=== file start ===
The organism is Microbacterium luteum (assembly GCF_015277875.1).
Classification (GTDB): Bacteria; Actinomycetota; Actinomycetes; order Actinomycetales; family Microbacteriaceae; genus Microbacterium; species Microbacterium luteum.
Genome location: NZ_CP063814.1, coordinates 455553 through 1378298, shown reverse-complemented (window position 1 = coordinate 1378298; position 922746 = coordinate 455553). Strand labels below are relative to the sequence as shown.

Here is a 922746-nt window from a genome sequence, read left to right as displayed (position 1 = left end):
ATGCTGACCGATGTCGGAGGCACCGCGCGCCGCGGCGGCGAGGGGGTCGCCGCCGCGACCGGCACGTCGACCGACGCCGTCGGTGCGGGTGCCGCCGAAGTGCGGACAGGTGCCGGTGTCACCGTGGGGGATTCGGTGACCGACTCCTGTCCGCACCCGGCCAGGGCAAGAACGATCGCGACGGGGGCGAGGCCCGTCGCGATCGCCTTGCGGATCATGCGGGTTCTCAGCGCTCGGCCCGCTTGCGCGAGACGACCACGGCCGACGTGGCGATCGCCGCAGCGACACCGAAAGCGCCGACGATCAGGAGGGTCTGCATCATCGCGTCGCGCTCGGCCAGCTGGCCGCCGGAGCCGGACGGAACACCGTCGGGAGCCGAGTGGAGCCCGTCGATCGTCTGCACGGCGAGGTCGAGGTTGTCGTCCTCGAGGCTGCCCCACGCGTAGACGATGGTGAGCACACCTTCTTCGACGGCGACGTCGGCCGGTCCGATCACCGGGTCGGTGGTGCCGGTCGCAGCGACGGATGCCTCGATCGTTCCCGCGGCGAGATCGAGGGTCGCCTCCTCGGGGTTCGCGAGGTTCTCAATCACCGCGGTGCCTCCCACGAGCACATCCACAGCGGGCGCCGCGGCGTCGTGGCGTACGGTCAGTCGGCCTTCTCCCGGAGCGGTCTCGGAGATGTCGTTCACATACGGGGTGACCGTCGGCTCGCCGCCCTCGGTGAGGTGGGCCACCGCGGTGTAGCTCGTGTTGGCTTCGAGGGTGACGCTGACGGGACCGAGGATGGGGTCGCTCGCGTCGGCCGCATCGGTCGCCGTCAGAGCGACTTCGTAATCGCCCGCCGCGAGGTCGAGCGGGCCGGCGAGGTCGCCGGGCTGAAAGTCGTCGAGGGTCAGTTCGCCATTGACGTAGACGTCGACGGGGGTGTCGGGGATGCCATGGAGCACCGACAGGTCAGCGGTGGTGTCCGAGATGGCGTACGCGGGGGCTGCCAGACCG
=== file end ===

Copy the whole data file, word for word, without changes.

The organism is Microbacterium luteum (assembly GCF_015277875.1).
Classification (GTDB): Bacteria; Actinomycetota; Actinomycetes; order Actinomycetales; family Microbacteriaceae; genus Microbacterium; species Microbacterium luteum.
Genome location: NZ_CP063814.1, coordinates 455553 through 1378298, shown reverse-complemented (window position 1 = coordinate 1378298; position 922746 = coordinate 455553). Strand labels below are relative to the sequence as shown.

Here is a 922746-nt window from a genome sequence, read left to right as displayed (position 1 = left end):
ATGCTGACCGATGTCGGAGGCACCGCGCGCCGCGGCGGCGAGGGGGTCGCCGCCGCGACCGGCACGTCGACCGACGCCGTCGGTGCGGGTGCCGCCGAAGTGCGGACAGGTGCCGGTGTCACCGTGGGGGATTCGGTGACCGACTCCTGTCCGCACCCGGCCAGGGCAAGAACGATCGCGACGGGGGCGAGGCCCGTCGCGATCGCCTTGCGGATCATGCGGGTTCTCAGCGCTCGGCCCGCTTGCGCGAGACGACCACGGCCGACGTGGCGATCGCCGCAGCGACACCGAAAGCGCCGACGATCAGGAGGGTCTGCATCATCGCGTCGCGCTCGGCCAGCTGGCCGCCGGAGCCGGACGGAACACCGTCGGGAGCCGAGTGGAGCCCGTCGATCGTCTGCACGGCGAGGTCGAGGTTGTCGTCCTCGAGGCTGCCCCACGCGTAGACGATGGTGAGCACACCTTCTTCGACGGCGACGTCGGCCGGTCCGATCACCGGGTCGGTGGTGCCGGTCGCAGCGACGGATGCCTCGATCGTTCCCGCGGCGAGATCGAGGGTCGCCTCCTCGGGGTTCGCGAGGTTCTCAATCACCGCGGTGCCTCCCACGAGCACATCCACAGCGGGCGCCGCGGCGTCGTGGCGTACGGTCAGTCGGCCTTCTCCCGGAGCGGTCTCGGAGATGTCGTTCACATACGGGGTGACCGTCGGCTCGCCGCCCTCGGTGAGGTGGGCCACCGCGGTGTAGCTCGTGTTGGCTTCGAGGGTGACGCTGACGGGACCGAGGATGGGGTCGCTCGCGTCGGCCGCATCGGTCGCCGTCAGAGCGACTTCGTAATCGCCCGCCGCGAGGTCGAGCGGGCCGGCGAGGTCGCCGGGCTGAAAGTCGTCGAGGGTCAGTTCGCCATTGACGTAGACGTCGACGGGGGTGTCGGGGATGCCATGGAGCACCGACAGGTCAGCGGTGGTGTCCGAGATGGCGTACGCGGGGGCTGCCAGACCG